Donald Trump may have won the US presidential election, but he faces one last hurdle - the Electoral College which convenes on Monday to vote for America's 45th leader.
Technically, it has the power to block him and electors are facing immense pressure from those hoping to scupper a Trump presidency.
RT: How can you explain all the pressure about the vote of the Electoral College members to usher in Donald Trump as President of the United States?
TR: Every time there is a situation as in 2000 when George W. Bush technically won the Electoral College vote over Al Gore, who won the popular vote - and there have been other examples in the history - the losers always look to the Electoral College as sort of a “maybe we can get these guys to change their minds after the fact”. But the fact is that historically, although technically it is legally allowed for members of the Electoral College to change their vote, there isn’t much precedent for it. The fact is that they are expected to vote in accordance with the way that their states ordered them to vote. They are appointed by their respective political parties and 99 percent of the time, they always have cast their votes exactly the way that they are supposed to. It does seem a little bit churlish at this point for Democrats to be complaining about the Electoral College. If the election had gone the other way and Hillary Clinton had won with the minority of the popular vote but had won the Electoral College, you could probably guess that the complaints would be coming from the Republican side. As they say “Hypocrisy, thy name is politics.”
RT: What can you tell about the history of the Electoral College? Is there any chance that pledged electors will change their votes over to Hillary Clinton?
TR: The Electoral College does have a long and strange history. The US is the only country that I know of that has a system like this. And it is balanced in order to benefit more rural states. The way it works is basically the number of Electoral College votes per population tends to benefit small states like Rhode Island and Vermont over large states like California, Texas and Florida. So, it is a system that is quirky. But I think it is not going away anytime soon. And the reason is that each party thinks that they can work the system to their advantage. The losers always complain about it. The winners are always quite happy with it. You would need a bipartisan effort on the part of both Democrats and Republicans to get rid of it. And while there are certainly grounds to complain about it. It is not direct democracy; it is not purely one man, one vote or one person, one vote. But nevertheless is also does serve to give a more equal vote to people who live in parts of the country that might not otherwise get that much attention. The Democrats are kind of looking foolish by not only trying to look anti-democratic by trying to defy the system that they tried to work and lost fair and square. This is just not going to work. And the last thing you want to do in politics is to try to get involved in a battle that you don’t have any chance of winning. There is just literally no way that you are going to get forty or more of this pledged electors to change their votes over to Hillary Clinton.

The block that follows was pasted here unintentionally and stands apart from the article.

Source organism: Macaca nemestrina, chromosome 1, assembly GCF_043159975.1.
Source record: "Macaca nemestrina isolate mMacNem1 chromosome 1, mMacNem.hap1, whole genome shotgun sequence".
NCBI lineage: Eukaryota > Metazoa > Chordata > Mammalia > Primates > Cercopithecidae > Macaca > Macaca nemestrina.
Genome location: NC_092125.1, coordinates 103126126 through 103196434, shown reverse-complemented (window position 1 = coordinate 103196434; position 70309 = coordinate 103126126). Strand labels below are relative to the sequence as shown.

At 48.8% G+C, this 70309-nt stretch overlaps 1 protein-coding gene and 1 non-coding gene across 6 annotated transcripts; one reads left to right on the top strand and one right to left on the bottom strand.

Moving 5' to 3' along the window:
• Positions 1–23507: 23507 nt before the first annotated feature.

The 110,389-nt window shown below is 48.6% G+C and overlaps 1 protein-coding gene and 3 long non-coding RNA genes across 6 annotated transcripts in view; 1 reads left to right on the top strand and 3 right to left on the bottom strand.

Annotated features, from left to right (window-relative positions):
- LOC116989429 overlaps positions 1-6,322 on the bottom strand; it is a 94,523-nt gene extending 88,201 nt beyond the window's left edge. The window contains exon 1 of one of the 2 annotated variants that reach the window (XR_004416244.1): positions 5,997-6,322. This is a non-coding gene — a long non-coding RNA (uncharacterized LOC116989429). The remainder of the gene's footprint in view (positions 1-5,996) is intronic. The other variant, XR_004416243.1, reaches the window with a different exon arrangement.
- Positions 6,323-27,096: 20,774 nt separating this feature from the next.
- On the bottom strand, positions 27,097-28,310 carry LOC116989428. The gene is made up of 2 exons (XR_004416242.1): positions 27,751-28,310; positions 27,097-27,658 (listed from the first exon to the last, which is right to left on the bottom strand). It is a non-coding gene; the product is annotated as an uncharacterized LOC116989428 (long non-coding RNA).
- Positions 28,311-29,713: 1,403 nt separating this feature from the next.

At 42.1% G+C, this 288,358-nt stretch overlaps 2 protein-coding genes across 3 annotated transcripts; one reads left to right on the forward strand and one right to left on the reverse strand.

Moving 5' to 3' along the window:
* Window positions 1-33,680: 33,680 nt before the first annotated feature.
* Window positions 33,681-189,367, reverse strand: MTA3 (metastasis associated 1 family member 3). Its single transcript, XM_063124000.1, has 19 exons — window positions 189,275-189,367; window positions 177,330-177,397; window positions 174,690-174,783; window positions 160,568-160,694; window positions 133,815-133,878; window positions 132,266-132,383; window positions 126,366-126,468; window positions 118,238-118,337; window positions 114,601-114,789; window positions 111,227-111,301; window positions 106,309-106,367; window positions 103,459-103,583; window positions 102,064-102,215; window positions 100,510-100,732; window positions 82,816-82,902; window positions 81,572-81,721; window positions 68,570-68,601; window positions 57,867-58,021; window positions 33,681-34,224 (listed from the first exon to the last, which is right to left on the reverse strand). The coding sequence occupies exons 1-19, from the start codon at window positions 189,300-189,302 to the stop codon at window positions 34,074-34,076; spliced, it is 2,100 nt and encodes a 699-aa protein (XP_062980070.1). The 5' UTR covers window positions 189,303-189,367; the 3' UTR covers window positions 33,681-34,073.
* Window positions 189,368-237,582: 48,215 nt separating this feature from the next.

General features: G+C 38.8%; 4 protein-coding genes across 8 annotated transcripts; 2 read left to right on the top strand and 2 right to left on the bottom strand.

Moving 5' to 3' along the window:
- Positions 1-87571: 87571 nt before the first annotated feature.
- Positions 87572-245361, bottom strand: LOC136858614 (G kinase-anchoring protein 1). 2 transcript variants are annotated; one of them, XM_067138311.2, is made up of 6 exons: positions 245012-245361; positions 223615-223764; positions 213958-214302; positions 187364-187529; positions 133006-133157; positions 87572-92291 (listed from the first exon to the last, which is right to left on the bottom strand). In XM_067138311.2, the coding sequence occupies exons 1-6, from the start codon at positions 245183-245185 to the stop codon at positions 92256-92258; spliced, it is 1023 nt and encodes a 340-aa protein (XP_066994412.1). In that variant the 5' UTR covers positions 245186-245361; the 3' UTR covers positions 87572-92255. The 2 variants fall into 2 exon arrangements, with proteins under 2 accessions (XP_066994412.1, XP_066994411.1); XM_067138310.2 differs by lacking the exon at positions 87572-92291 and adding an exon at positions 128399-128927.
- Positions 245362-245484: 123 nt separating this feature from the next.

RT: What could be the consequences if members of the Electoral College really decide to change their mind?
TR: If you remember during the campaign Democrats really thought they are going to win and not by a little bit, they thought that Hillary Clinton really thought she was going to win by a landslide. And many of the polls said the same thing. And at that time there was a lot of pressure on Donald Trump to agree, pledge and promise that he was going to honor the results of the election when he lost. Well, he didn’t lose. Now, you have the Democrats doing the same thing that they didn’t want Donald Trump to do, which is an attempt to delegitimize the winner. Trump won the election fair and square. No matter what any Democrats say, there is just no allegation that there were millions of votes were changed somehow by magical means… I don’t think they are thinking this through very carefully. If by some miracle they were able to get the Electoral College to change its mind and install Hillary Clinton, this would create a constitutional crisis which would be unprecedented in American history. And nobody knows where that would lead. You’d have the odd situation, and you’d be doing it at a time when the Supreme Court – which could be called upon to settle it – isn’t in any position to do so due to the death of Antonin Scalia. You now have a 4-4 balance between Democrats and Republicans on the Court. So literally the system couldn’t cure the problem they’re creating. They really need to stop this… the country is already terribly divided in the aftermath of this very difficult and divisive election. If they want to take on Donald Trump there are better ways to do so.
The statements, views and opinions expressed in this column are solely those of the author and do not necessarily represent those of RT.